Former President Olusegun Obasanjo is in pains. He is lamenting. Obasanjo is sad. He is very bitter, worried, troubled. His heart is bleeding. The former President is disturbed about the current state of affairs in Nigeria, about the socio-economic and political challenges affecting the country.
Obasanjo, who ruled Nigeria for eleven and half years (three and half years as military dictator, and eight years as democratically elected President), says the current challenges besetting the nation run contrary to the dreams and aspirations of the founding fathers, and what God had destined the country to be.
Receiving a book titled The Man, The General, and The President, written by Femmy Carrena at the Olusegun Obasanjo Presidential Library in Abeokuta, Ogun State, Obasanjo said, “My prayer is that all of us will have something to contribute to making this country what God has created it to be – a land flowing with milk and honey.
He however regretted that “right now, the country is a land flowing with bitterness and sadness, that is not what God wants this country to be. We must change the narrative, we must talk to ourselves in the civilized language.
Speaking on how to set Nigeria on the right track, the former President, said education must take the forefront and must be accorded its rightful position to reduce the numbers of out-of-school pupils which at the moment is put at about 14 million.
While we sympathise with Obasanjo and lament along with him about what is currently happening in the country, about the despicable state of affairs in Nigeria, we however believe that the former President bears part of the blames of what is now happening to us.
One, Olusegun Obasanjo is the longest serving Nigerian leader. For eleven and half years, out of a little over sixty years of Nigeria’s existence as an independent nation, he had occupied the highest office in the land. It is a rare privilege God had given him out of the over 200 million Nigerians. So, if Obasanjo had used that golden opportunity to reposition the country, a lot of what we are currently witnessing wouldn’t have been there.
Two, Obasanjo was a key player in the creation of the present monster that is holding us captive. He told us to vote for the man and his political party. So, out of pettiness and short-sightedness, he destroyed the house that he built.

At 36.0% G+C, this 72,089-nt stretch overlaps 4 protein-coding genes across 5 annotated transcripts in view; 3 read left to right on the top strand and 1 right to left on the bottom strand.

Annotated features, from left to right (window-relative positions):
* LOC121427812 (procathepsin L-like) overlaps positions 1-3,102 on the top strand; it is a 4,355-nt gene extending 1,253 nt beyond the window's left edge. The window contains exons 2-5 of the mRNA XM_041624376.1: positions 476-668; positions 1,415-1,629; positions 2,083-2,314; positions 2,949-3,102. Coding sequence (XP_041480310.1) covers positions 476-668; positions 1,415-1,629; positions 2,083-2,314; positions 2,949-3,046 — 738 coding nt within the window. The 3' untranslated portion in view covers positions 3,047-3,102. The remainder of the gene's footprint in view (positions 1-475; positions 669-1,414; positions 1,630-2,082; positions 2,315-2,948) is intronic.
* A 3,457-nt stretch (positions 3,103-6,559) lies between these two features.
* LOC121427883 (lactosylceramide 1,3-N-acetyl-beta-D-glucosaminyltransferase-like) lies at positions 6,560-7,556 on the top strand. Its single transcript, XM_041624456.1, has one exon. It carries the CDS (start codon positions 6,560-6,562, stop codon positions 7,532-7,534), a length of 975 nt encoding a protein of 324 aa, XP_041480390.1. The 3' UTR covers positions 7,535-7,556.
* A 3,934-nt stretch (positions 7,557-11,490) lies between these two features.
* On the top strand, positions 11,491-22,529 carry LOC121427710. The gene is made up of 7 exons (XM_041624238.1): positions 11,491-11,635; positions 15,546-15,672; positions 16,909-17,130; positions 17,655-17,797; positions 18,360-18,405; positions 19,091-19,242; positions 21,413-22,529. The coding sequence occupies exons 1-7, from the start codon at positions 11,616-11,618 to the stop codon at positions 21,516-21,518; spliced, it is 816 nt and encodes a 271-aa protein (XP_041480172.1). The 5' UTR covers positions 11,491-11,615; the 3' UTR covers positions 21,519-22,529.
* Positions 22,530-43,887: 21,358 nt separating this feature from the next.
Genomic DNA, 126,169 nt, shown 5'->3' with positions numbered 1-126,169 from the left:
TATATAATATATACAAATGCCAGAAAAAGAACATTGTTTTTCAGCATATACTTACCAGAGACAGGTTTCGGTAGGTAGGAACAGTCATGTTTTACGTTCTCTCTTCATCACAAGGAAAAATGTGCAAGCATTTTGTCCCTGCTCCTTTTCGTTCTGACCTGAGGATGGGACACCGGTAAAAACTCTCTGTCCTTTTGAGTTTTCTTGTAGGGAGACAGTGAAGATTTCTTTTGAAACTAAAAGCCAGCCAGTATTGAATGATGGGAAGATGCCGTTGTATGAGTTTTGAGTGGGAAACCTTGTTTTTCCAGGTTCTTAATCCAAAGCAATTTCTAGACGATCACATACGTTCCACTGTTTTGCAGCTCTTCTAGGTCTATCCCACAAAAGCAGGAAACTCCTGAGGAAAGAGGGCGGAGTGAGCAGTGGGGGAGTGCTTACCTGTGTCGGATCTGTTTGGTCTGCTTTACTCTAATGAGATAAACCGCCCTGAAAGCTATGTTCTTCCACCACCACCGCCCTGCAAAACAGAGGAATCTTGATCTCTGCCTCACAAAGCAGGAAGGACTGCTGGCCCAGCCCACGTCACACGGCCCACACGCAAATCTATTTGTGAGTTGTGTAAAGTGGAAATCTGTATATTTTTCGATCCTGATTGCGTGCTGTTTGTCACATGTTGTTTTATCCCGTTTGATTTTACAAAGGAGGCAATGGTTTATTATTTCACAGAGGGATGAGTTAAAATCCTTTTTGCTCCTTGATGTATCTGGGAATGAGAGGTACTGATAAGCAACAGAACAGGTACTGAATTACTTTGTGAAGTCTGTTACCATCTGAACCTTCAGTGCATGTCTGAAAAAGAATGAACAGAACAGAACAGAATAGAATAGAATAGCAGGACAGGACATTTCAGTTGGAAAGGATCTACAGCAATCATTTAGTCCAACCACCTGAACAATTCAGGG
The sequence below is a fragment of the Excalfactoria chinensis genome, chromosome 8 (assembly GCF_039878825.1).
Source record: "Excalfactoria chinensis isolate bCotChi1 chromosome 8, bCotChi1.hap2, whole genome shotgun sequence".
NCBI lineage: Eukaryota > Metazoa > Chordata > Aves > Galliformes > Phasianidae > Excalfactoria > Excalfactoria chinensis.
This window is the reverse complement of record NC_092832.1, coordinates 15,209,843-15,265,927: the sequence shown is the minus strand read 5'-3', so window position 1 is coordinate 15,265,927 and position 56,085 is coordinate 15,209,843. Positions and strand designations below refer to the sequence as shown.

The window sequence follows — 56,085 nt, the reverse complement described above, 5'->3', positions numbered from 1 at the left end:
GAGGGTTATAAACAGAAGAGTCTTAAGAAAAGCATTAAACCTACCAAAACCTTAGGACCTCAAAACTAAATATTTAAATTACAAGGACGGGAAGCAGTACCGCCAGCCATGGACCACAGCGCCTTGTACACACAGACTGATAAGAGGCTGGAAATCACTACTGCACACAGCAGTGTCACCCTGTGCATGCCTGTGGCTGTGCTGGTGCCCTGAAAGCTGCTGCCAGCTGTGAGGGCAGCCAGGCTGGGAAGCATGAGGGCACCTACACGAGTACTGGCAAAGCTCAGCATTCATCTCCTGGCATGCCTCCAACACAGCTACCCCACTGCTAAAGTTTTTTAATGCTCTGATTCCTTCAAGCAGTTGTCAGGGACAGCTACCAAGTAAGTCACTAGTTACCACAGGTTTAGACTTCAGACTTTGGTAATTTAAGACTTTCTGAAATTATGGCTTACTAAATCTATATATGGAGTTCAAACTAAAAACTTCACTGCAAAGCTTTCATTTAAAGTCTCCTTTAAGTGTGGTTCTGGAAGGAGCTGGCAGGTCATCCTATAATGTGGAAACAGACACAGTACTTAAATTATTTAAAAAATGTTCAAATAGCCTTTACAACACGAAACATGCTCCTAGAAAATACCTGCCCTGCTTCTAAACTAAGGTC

Obasanjo was serving a jail sentence for treasonable felony, when they brought him out from prison and made him President, with the hope that he would reposition and stabilize the country. But he bungled it, and messed up the opportunity.
For eight years, Obasanjo could not put his acts together on how to set the country on the right path. Rather, he sought to run foul of the Constitution by seeking to extend his tenure. When that venture failed, he hurriedly brought in somebody he knew was not healthy, and imposed him on the country as President.
Not only that, Obasanjo because he did not like somebody who was there as President and who wanted to do his second tenure, decided to team up with other people to bring in a revisionist, somebody they knew his antecedents, his sordid past, and imposed him on the country.
Now, they are all complaining, lamenting, that the man had ruined the country. From North to South, and from East to West, Nigeria is on fire, burning. Most people have lost hope in the system, with no confidence in the leadership. A lot of people are agitating, demanding to go their separate ways.
But why are they now lamenting? Why are they complaining, including our dear former President Olusegun Obasanjo? The deed has been done. So, there is no need complaining. There is no need lamenting. It is crying over a spilt milk. You cannot call back yesterday.
But this is a good lesson. Next time around, let us not be carried away by our sentiments, by our emotions, by our ethnic or religious biases, by monetary and material interests. In philosophy, we make distinction between appearance, how a thing looks like in our sense objects; and reality, what the thing actually is.
In most cases, we fall for the former. Next time, let us be more careful and painstaking in making our choices.